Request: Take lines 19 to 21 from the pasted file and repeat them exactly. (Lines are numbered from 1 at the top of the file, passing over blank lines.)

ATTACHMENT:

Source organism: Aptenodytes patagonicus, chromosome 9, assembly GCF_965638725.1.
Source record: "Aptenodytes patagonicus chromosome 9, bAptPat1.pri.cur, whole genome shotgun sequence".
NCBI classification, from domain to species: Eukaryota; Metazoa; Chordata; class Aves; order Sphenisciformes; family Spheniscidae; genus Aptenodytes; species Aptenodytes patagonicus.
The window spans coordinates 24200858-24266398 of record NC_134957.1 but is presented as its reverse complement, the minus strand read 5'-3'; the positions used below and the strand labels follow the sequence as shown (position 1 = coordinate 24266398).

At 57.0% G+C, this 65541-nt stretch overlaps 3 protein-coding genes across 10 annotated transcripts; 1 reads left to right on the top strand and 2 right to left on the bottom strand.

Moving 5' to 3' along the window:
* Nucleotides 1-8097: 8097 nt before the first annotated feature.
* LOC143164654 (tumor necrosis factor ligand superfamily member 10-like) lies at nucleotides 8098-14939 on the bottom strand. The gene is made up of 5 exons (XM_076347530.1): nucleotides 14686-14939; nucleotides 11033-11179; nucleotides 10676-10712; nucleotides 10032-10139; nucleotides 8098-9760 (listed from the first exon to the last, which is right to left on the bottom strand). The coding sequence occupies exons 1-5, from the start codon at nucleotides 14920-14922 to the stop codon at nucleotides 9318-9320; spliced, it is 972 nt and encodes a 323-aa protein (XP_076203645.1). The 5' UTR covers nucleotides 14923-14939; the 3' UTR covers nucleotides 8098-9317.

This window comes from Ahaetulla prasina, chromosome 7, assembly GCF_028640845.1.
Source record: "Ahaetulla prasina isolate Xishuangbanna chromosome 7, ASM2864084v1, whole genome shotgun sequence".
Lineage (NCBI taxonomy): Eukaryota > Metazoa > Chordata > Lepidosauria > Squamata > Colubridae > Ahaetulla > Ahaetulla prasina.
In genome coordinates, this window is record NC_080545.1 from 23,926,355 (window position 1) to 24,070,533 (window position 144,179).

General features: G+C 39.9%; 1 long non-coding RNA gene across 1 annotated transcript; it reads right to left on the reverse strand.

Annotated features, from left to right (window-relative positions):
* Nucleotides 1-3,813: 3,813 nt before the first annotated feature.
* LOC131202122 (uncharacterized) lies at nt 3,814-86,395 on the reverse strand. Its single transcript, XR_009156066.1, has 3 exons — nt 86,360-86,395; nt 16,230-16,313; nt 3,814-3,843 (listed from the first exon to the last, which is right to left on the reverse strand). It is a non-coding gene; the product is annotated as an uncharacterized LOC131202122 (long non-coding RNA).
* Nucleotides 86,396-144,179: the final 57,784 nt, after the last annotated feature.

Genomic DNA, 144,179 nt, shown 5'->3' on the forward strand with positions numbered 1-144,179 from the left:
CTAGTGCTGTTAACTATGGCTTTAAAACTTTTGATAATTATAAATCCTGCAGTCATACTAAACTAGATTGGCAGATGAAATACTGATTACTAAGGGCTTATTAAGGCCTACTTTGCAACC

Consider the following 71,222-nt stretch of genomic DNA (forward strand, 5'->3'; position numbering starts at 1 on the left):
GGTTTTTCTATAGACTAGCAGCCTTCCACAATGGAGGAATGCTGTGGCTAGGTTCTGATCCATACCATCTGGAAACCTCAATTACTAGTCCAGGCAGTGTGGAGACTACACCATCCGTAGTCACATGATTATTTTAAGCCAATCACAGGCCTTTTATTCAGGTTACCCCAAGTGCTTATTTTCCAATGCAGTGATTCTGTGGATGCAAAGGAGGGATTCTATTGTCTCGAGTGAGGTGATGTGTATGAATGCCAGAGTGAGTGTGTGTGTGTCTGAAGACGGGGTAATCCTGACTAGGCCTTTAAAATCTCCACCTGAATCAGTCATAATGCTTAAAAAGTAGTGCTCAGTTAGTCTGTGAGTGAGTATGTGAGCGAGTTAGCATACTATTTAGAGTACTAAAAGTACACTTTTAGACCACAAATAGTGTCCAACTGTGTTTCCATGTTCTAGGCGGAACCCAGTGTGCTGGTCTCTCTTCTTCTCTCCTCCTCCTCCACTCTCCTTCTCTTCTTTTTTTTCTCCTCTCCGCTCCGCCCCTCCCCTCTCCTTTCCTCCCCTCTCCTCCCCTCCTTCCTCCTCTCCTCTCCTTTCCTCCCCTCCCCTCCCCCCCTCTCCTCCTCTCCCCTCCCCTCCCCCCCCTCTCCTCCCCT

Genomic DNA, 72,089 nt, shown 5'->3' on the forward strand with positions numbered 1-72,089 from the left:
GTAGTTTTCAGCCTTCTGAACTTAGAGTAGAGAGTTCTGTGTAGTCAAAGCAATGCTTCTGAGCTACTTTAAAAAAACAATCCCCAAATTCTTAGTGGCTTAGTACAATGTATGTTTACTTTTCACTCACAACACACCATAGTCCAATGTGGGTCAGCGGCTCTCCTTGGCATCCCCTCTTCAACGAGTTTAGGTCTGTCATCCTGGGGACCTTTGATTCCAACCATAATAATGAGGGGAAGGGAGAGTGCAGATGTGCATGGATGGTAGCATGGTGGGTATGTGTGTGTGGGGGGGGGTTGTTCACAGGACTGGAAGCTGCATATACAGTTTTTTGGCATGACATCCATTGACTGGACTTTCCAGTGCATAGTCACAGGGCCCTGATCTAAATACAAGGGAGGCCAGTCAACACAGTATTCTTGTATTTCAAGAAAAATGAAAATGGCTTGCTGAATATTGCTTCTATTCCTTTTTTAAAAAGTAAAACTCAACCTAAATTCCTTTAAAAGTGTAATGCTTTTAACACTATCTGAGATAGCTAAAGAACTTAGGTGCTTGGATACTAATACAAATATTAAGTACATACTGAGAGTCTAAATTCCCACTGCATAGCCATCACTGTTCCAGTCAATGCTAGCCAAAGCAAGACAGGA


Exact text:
CTAGTGCTGTTAACTATGGCTTTAAAACTTTTGATAATTATAAATCCTGCAGTCATACTAAACTAGATTGGCAGATGAAATACTGATTACTAAGGGCTTATTAAGGCCTACTTTGCAACC

Consider the following 71,222-nt stretch of genomic DNA (forward strand, 5'->3'; position numbering starts at 1 on the left):
GGTTTTTCTATAGACTAGCAGCCTTCCACAATGGAGGAATGCTGTGGCTAGGTTCTGATCCATACCATCTGGAAACCTCAATTACTAGTCCAGGCAGTGTGGAGACTACACCATCCGTAGTCACATGATTATTTTAAGCCAATCACAGGCCTTTTATTCAGGTTACCCCAAGTGCTTATTTTCCAATGCAGTGATTCTGTGGATGCAAAGGAGGGATTCTATTGTCTCGAGTGAGGTGATGTGTATGAATGCCAGAGTGAGTGTGTGTGTGTCTGAAGACGGGGTAATCCTGACTAGGCCTTTAAAATCTCCACCTGAATCAGTCATAATGCTTAAAAAGTAGTGCTCAGTTAGTCTGTGAGTGAGTATGTGAGCGAGTTAGCATACTATTTAGAGTACTAAAAGTACACTTTTAGACCACAAATAGTGTCCAACTGTGTTTCCATGTTCTAGGCGGAACCCAGTGTGCTGGTCTCTCTTCTTCTCTCCTCCTCCTCCACTCTCCTTCTCTTCTTTTTTTTCTCCTCTCCGCTCCGCCCCTCCCCTCTCCTTTCCTCCCCTCTCCTCCCCTCCTTCCTCCTCTCCTCTCCTTTCCTCCCCTCCCCTCCCCCCCTCTCCTCCTCTCCCCTCCCCTCCCCCCCCTCTCCTCCCCT